Statewide, restaurants have been trying to survive on takeout and delivery services. Those in more rural parts of the state saw an easing of restrictions two weeks ago. The changes that take effect Monday still  prohibit indoor dining in Androscoggin, Cumberland and York county eateries, but does give them the chance to offer outdoor dining, which many regard as a plus.

At Sea Salt Lobster Restaurant in Saco, approximately 50 people can be seated at 18 picnic tables on the outdoor patios. The full menu will be offered beginning Monday at 11 a.m.

“We’ve had some great response since (the pandemic began), locals have supported us well and business has picked up week by week,” said Alan Hines, the restaurant’s manager. “We’re hoping now that people can sit and enjoy a meal on our patio, things will open up.”


Luke’s Lobster on Portland Pier will not open on Monday, which is its normal day off. Instead, it will begin offering outdoor dining on Tuesday on its patio. Reservations will be required.

Ben Conniff, one of the co-owners of Luke’s Lobster, said the restaurant planned to offer only outdoor dining even if the state guidelines allowed indoor dining.

Reflected in the door window of Siempre Mas in Portland, passersby look toward the store while walking along Fore Street on Sunday. Peter Spano and his wife Sita, owners of the store, are preparing to open to customers on Monday. Gregory Rec/Press Herald

“Our instinct is that this is the right cautious first step to getting reopened,” said Conniff.

He noted that all staff members will wear masks and all customers will be required to wear masks unless they are seated at their table. The menu will be limited at first, slowly expanding as summer arrives.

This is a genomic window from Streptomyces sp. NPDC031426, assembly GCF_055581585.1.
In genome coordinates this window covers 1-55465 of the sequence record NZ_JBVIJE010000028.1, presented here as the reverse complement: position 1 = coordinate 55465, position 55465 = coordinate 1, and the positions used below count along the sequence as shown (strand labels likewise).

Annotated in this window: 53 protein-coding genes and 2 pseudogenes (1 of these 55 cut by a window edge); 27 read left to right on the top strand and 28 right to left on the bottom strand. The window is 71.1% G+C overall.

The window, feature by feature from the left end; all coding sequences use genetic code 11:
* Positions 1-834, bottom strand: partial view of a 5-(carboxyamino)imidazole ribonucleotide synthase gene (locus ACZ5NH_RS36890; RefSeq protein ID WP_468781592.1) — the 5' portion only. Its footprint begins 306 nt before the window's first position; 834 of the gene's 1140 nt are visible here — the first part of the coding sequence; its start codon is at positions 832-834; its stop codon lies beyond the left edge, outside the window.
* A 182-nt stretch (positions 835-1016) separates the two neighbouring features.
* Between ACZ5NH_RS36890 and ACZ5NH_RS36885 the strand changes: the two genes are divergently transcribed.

“We’ll see how it goes,” said Conniff. “We’re hoping to get folks excited about eating down by the water, while we maintain distance and make sure everyone is safe.”

The opening of the state parks is also welcome news. Amelia Meier of South Portland said she and her fiance, Alex Foster, like to spend as much time outdoors as possible with their dog, a Samoyed named Freddie.


“We’re just outdoorsy, active people and Maine has so much to offer in terms of places to explore,” she said. “I feel, with everything that’s going on, having those (parks) open, people will appreciate those nice hidden gems even more, appreciate their own state even more.”

Meier said her favorite parks that are reopening are Reid State Park in Georgetown and Two Lights State Park in Cape Elizabeth.

“When those parks were closed, that limited the places to go to,” she said. “I think people will appreciate the little things even more. Those areas are gorgeous and scenic.”

Acadia National Park will begin a phased reopening Monday when the Park Loop Road opens. Carriage roads will be open for walkers beginning Friday, but remain closed to bicyclists because of downed trees and washouts.

Casablanca’s Lowell said he isn’t sure what the opening of Stage 2 will mean – “I know there are people who are still not willing to go out and I totally understand that,” he said – but added it will have one big benefit: “It will be nice to see people face to face again.”